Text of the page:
|THIVIERGE, MARIE-NOELLE - Agri Food - Canada
|BELANGER, GILLES - Agri Food - Canada
|JEGO, GUILLAUME - Agri Food - Canada
|DELMOTTE, SYLVESTRE - Agri Food - Canada
|Rotz, Clarence - Al
|CHARBONNEAU, EDITH - University Of Laval
Submitted to: Agronomy Journal
Publication Type: Peer Reviewed Journal
Publication Acceptance Date: 3/27/2023
Publication Date: 4/1/2023
Citation: Thivierge, M., Belanger, G., Jego, G., Delmotte, S., Rotz, C.A., Charbonneau, E. 2023. Perennial forages in cold-humid areas: Adaptation and resilience-building strategies towards climate change. Agronomy Journal. 115(4):1519-1542. https://doi.org/10.1002/agj2.21354.
Interpretive Summary: Perennial forage crops have a decisive role to play in farming system adaptation to climate change but have not yet received as much attention as grain crops in this regard. Adaptation and resilience-building strategies for forage systems are needed to help alleviate and perhaps take advantage of the impacts of climate change. Through this review, we summarize the current knowledge related to the expected climate changes in cold and humid regions of northeastern North America along with their projected effects on perennial forage production (yield, nutritive value, and stand persistence) and greenhouse gas emissions. Increased temperatures and length of the growing season, driven by increased atmospheric carbon dioxide concentration, are expected to improve perennial forage crop productivity, due in large part to the possibility of performing additional harvests each year. Adaptation and resilience-building strategies for forage systems in the region include the selection of appropriate forage species, cultivars, and mixtures, harvest timing, and proper fertilization and soil improvement. Research priorities should target the improvement of species, forage management practices, and modelling tools. Research shows that resilient, well-adapted forage systems in northeastern North America can be more productive in future climates.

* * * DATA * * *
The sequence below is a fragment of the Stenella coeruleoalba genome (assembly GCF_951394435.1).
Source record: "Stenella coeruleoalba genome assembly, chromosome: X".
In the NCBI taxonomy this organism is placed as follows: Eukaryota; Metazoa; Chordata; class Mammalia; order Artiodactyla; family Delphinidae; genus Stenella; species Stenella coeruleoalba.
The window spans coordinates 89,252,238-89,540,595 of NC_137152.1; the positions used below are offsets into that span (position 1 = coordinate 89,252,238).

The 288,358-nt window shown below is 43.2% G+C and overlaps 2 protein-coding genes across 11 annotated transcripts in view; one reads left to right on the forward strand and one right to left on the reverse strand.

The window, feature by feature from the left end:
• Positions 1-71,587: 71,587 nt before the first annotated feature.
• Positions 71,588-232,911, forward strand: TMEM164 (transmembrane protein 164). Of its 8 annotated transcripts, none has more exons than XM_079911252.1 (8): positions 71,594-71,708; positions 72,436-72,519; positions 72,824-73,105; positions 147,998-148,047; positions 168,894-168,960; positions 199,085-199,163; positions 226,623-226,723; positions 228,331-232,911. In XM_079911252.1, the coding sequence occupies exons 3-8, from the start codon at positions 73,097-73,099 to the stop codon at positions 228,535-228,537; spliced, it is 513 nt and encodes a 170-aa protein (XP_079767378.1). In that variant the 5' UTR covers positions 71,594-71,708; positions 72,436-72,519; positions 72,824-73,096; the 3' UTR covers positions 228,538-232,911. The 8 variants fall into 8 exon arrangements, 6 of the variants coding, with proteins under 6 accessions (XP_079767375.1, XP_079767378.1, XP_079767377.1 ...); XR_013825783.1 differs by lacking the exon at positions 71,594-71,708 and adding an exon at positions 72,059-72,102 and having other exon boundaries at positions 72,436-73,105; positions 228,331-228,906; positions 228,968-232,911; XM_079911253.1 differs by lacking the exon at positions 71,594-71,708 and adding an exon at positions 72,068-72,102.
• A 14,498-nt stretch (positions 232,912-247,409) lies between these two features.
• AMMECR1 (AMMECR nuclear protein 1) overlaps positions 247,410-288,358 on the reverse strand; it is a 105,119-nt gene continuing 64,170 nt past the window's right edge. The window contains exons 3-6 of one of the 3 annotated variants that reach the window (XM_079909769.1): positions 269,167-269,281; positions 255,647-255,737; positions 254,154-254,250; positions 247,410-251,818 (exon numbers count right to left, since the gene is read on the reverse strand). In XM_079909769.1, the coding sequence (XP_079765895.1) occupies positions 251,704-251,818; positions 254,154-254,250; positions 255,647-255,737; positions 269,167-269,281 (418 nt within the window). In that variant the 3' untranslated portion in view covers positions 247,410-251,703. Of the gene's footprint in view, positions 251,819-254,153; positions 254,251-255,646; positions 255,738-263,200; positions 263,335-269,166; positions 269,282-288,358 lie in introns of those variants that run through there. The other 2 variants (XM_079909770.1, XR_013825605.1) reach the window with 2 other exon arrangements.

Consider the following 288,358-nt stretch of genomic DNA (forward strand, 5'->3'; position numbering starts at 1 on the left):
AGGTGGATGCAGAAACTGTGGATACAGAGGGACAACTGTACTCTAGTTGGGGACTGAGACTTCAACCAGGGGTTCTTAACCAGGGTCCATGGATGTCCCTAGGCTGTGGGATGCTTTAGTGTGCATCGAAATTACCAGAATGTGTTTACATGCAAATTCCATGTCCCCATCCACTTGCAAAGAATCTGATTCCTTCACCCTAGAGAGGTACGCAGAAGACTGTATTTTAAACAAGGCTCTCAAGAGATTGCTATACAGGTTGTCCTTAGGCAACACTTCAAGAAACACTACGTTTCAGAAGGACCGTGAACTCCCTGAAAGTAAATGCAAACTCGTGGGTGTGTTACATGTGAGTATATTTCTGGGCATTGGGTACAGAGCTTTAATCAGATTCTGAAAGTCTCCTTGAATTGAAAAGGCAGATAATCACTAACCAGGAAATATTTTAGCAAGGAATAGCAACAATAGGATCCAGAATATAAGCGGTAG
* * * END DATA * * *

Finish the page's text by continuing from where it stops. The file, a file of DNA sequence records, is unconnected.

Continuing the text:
Technical Abstract: In the continental cold and humid areas of northeastern North America, climate change by mid-century is expected to increase the yield potential of perennial forage species as a result of increased temperatures and atmospheric CO2 concentration and a longer growing season compared to the 1990'2000 period. More winter thaws and less snow cover along with more summer drought events, however, are expected to reduce winter survival and summer regrowth, thus potentially reducing the persistence of perennial forages over time. Based on nearly two decades of research on the effects of climate change on forages in cold and humid areas of northeastern North America, through field experiments and modeling, we summarize the expected effects of climate change on forage production in terms of yield, nutritive value, and winter survival. We also propose a set of 12 adaptation and resilience-building strategies for forage systems that can be implemented at the field and farm levels. Research priorities for the future, including the improvement of species, forage management practices, and modelling tools, are also identified. Implementing strategies to alleviate or take advantage of the effects of climate is essential as resilient and well-adapted forage systems are expected to be more productive in the future under a cold and humid climate.